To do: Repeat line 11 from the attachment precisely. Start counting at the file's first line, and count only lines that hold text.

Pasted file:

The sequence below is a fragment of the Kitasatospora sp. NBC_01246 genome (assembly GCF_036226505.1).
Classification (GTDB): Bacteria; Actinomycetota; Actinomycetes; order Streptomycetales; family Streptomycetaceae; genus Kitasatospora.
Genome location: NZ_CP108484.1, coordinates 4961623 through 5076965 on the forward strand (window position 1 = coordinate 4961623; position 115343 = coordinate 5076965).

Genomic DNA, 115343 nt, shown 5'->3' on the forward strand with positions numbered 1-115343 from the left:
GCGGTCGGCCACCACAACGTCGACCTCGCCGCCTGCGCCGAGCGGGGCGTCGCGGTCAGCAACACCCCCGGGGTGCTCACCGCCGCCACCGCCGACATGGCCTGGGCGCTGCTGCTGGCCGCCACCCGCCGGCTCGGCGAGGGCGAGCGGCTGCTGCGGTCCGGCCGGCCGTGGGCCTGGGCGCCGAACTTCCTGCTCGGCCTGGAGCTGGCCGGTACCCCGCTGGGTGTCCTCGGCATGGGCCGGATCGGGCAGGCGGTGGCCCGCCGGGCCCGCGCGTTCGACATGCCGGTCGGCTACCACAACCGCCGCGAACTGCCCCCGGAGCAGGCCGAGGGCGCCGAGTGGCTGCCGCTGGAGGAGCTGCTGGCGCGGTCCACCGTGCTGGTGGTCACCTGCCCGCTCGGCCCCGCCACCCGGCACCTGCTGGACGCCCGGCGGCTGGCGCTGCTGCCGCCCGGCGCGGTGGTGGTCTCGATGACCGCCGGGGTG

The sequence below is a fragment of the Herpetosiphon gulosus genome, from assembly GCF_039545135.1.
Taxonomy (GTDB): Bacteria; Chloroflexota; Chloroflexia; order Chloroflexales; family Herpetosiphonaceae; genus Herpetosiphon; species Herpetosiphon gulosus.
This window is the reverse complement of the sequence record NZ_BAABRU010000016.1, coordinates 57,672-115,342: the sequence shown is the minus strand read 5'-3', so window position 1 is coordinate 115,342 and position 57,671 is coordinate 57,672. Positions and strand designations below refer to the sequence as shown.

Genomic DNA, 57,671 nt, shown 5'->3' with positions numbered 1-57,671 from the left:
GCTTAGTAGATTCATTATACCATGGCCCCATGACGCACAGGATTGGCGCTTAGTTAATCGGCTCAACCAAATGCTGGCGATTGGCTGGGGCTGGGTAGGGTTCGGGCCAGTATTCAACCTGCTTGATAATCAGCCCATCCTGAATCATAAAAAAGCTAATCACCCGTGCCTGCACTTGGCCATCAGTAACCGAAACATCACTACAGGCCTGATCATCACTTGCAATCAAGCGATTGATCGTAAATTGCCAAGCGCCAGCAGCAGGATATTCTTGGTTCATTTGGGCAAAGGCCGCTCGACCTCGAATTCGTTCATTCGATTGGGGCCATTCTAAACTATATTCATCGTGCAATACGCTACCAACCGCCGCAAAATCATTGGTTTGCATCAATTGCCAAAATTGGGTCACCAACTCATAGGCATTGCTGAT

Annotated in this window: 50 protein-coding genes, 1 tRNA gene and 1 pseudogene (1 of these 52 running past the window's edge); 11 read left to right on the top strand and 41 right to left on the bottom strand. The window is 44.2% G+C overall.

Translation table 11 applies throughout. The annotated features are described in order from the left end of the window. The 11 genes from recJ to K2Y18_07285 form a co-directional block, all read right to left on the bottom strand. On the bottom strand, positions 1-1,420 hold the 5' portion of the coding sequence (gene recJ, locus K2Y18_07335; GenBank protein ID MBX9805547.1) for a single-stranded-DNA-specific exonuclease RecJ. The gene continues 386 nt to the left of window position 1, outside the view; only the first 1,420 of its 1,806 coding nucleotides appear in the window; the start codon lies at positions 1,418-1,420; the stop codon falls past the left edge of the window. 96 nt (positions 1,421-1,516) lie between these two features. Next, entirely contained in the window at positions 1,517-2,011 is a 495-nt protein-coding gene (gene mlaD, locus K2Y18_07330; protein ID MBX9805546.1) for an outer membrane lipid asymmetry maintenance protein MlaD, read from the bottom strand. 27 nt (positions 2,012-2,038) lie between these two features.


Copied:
Annotated in this window: 50 protein-coding genes, 1 tRNA gene and 1 pseudogene (1 of these 52 running past the window's edge); 11 read left to right on the top strand and 41 right to left on the bottom strand. The window is 44.2% G+C overall.